(Reuters) — Maybe it's all those Justin Bieber fans: Canadians log more time on the Web and social media, including Facebook and YouTube, than any other nation.
The measurement company comScore reported Canada has the highest penetration of Internet access, with around 68 per cent of Canadians routinely surfing online, against 62 per cent in France and Britain. Close behind is 60 per cent of Germans going online and, south of the border, 59 per cent of Americans.
The laggards are Italians, where only 36 per cent of the population goes online, according to comScore.
Web-addicted Canadians now spend an average 42 hours a month surfing the Web, up from 40 hours in 2009, and view an average 147 videos a month on YouTube and other online video websites.
And around 17 million Canadians, or 51 per cent of the population, have Facebook accounts. Canada has a vibrant Twitterverse, with an estimated five per cent of the traffic routinely following the world domination of homegrown pop idol Justin Bieber.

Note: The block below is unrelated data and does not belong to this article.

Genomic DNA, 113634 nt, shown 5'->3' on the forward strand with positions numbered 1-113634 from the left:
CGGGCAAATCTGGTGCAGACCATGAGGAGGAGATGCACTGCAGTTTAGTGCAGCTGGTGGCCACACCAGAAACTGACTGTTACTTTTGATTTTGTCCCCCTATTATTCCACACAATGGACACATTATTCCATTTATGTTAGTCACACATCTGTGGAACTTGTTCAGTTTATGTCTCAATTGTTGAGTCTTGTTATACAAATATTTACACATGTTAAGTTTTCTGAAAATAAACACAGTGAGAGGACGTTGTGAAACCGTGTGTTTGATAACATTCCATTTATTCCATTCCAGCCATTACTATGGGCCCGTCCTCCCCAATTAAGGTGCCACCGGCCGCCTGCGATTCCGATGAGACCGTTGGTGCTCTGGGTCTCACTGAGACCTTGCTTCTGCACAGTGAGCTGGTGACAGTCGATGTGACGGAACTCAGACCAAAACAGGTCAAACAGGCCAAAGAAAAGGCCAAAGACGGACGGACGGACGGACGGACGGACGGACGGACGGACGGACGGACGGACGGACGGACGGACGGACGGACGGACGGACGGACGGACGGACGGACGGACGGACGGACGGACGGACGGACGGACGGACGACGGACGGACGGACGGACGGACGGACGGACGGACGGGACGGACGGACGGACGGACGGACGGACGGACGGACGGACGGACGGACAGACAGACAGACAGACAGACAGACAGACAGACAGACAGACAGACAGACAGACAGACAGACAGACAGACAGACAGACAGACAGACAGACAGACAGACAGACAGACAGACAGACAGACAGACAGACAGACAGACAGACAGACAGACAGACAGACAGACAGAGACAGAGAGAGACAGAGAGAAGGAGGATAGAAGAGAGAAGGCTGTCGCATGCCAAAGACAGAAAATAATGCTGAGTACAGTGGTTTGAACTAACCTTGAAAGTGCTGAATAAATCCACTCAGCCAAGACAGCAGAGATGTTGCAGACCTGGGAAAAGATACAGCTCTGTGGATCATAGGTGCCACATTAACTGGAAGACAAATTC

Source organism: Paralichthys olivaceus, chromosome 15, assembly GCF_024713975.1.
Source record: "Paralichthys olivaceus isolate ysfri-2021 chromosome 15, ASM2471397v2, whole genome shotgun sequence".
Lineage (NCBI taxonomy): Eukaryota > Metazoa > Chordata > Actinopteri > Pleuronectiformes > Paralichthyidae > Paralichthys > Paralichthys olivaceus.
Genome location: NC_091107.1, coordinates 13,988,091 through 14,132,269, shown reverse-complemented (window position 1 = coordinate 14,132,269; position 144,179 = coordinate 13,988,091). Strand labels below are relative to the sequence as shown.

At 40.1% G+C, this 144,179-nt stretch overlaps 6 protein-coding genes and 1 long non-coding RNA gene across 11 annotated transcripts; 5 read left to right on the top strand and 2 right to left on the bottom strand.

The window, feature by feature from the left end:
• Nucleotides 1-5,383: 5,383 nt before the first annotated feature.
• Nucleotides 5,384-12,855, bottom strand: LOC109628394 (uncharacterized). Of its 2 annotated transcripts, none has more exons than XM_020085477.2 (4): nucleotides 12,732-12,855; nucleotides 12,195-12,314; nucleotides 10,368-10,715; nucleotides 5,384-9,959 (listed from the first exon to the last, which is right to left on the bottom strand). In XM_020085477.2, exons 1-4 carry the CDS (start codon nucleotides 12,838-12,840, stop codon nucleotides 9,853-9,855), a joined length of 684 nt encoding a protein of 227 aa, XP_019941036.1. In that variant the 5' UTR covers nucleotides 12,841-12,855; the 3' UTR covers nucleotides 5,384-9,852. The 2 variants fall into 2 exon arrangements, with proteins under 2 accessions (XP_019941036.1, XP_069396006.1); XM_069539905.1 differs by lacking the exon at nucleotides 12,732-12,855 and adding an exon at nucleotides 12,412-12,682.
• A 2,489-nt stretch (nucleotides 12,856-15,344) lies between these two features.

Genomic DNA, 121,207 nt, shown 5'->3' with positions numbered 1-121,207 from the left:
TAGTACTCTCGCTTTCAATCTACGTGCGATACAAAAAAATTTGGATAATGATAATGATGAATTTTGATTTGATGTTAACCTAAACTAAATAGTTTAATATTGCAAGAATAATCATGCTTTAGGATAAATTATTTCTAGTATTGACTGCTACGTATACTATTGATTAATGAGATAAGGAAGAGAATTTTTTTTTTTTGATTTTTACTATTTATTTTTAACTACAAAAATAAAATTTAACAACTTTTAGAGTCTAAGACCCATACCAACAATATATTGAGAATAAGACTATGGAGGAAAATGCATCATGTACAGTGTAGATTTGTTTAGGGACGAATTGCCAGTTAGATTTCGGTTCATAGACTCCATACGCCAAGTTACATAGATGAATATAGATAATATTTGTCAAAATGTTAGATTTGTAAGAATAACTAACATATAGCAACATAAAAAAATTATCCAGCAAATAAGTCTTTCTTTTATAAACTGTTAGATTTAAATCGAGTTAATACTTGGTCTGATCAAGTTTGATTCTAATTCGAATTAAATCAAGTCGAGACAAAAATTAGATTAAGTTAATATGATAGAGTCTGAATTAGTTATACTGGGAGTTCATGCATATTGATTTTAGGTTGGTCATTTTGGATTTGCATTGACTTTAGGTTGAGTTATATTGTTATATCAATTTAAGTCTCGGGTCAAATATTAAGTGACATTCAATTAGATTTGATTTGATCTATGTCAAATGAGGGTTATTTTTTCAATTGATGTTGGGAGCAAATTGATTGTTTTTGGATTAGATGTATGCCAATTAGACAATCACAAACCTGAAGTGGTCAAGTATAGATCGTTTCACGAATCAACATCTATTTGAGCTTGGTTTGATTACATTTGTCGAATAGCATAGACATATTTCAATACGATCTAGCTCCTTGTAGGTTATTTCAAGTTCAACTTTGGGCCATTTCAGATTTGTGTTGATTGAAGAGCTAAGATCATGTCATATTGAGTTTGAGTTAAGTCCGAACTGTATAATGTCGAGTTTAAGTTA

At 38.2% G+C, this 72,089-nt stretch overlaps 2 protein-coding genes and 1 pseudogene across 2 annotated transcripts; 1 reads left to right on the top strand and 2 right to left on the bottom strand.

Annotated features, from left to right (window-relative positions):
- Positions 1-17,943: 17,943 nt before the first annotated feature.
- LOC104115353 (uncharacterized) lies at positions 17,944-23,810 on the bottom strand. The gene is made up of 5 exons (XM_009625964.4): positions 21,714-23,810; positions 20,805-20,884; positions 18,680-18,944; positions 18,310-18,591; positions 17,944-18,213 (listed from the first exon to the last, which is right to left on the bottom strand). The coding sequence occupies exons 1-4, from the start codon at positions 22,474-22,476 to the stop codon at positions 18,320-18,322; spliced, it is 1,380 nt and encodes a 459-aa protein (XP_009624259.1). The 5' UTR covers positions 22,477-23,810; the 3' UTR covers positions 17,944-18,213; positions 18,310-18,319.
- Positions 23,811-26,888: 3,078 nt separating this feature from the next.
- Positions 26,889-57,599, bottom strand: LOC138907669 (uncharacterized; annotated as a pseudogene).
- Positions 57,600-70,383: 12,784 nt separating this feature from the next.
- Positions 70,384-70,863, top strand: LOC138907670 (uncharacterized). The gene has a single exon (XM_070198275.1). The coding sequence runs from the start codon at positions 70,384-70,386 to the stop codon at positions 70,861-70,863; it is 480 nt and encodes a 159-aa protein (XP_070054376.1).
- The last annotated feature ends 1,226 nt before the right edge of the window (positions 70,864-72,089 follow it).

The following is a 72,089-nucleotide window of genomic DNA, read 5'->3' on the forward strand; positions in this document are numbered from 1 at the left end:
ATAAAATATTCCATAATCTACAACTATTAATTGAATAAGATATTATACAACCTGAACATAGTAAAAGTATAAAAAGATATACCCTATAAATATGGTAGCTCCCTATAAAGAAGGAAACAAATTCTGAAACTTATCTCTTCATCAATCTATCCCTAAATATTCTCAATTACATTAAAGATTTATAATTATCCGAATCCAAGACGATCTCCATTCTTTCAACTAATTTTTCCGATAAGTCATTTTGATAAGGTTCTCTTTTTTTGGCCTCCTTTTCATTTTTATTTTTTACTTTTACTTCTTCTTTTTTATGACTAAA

Despite Canada's broadband connectivity, Canadians still lag Americans in their embrace of so-called "smart TV." Netflix is only a recent entrant into the Canadian market, while Google TV and Apple TV have yet to break through north of the border.
The delay is due in part to the country's TV watchdog debating whether to regulate the Internet as major cable and phone carriers steadily buy up major TV networks -- Shaw Communications purchasing Canwest Global Communications Corp., Rogers Communications picking up Citytv and Bell Canada acquiring CTV -- to offer TV to Canadians across multiple digital platforms before American behemoths establish themselves here.